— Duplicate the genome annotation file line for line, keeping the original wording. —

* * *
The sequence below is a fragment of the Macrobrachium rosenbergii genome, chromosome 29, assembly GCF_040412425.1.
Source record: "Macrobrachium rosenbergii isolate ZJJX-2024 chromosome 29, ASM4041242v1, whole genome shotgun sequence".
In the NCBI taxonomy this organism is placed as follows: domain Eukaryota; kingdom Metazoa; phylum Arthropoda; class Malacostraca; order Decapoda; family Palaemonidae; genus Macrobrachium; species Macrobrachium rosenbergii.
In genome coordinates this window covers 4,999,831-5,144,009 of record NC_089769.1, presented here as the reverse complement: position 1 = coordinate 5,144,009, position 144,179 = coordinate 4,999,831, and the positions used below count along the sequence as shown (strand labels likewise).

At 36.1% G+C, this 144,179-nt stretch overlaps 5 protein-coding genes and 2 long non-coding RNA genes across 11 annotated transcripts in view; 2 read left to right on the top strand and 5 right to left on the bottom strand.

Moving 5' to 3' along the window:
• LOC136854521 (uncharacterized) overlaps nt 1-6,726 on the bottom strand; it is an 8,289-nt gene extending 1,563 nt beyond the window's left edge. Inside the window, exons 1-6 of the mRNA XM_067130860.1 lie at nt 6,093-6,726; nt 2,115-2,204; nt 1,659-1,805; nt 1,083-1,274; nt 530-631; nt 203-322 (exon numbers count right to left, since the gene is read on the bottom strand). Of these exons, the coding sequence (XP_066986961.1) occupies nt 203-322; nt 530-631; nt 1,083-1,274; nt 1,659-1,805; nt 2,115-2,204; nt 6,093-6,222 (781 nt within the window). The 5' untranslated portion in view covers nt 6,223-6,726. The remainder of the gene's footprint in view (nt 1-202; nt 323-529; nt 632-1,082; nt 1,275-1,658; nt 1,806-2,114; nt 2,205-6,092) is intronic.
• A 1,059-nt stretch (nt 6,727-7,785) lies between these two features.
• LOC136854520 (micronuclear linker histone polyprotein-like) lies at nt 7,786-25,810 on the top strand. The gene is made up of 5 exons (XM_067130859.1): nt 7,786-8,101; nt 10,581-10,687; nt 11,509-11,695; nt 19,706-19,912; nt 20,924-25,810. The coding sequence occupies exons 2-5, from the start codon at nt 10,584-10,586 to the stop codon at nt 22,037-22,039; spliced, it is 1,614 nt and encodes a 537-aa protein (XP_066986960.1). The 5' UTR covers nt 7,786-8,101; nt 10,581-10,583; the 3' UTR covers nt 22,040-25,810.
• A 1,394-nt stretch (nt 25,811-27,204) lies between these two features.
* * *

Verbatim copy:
The sequence below is a fragment of the Macrobrachium rosenbergii genome, chromosome 29, assembly GCF_040412425.1.
Source record: "Macrobrachium rosenbergii isolate ZJJX-2024 chromosome 29, ASM4041242v1, whole genome shotgun sequence".
In the NCBI taxonomy this organism is placed as follows: domain Eukaryota; kingdom Metazoa; phylum Arthropoda; class Malacostraca; order Decapoda; family Palaemonidae; genus Macrobrachium; species Macrobrachium rosenbergii.
In genome coordinates this window covers 4,999,831-5,144,009 of record NC_089769.1, presented here as the reverse complement: position 1 = coordinate 5,144,009, position 144,179 = coordinate 4,999,831, and the positions used below count along the sequence as shown (strand labels likewise).

At 36.1% G+C, this 144,179-nt stretch overlaps 5 protein-coding genes and 2 long non-coding RNA genes across 11 annotated transcripts in view; 2 read left to right on the top strand and 5 right to left on the bottom strand.

Moving 5' to 3' along the window:
• LOC136854521 (uncharacterized) overlaps nt 1-6,726 on the bottom strand; it is an 8,289-nt gene extending 1,563 nt beyond the window's left edge. Inside the window, exons 1-6 of the mRNA XM_067130860.1 lie at nt 6,093-6,726; nt 2,115-2,204; nt 1,659-1,805; nt 1,083-1,274; nt 530-631; nt 203-322 (exon numbers count right to left, since the gene is read on the bottom strand). Of these exons, the coding sequence (XP_066986961.1) occupies nt 203-322; nt 530-631; nt 1,083-1,274; nt 1,659-1,805; nt 2,115-2,204; nt 6,093-6,222 (781 nt within the window). The 5' untranslated portion in view covers nt 6,223-6,726. The remainder of the gene's footprint in view (nt 1-202; nt 323-529; nt 632-1,082; nt 1,275-1,658; nt 1,806-2,114; nt 2,205-6,092) is intronic.
• A 1,059-nt stretch (nt 6,727-7,785) lies between these two features.
• LOC136854520 (micronuclear linker histone polyprotein-like) lies at nt 7,786-25,810 on the top strand. The gene is made up of 5 exons (XM_067130859.1): nt 7,786-8,101; nt 10,581-10,687; nt 11,509-11,695; nt 19,706-19,912; nt 20,924-25,810. The coding sequence occupies exons 2-5, from the start codon at nt 10,584-10,586 to the stop codon at nt 22,037-22,039; spliced, it is 1,614 nt and encodes a 537-aa protein (XP_066986960.1). The 5' UTR covers nt 7,786-8,101; nt 10,581-10,583; the 3' UTR covers nt 22,040-25,810.
• A 1,394-nt stretch (nt 25,811-27,204) lies between these two features.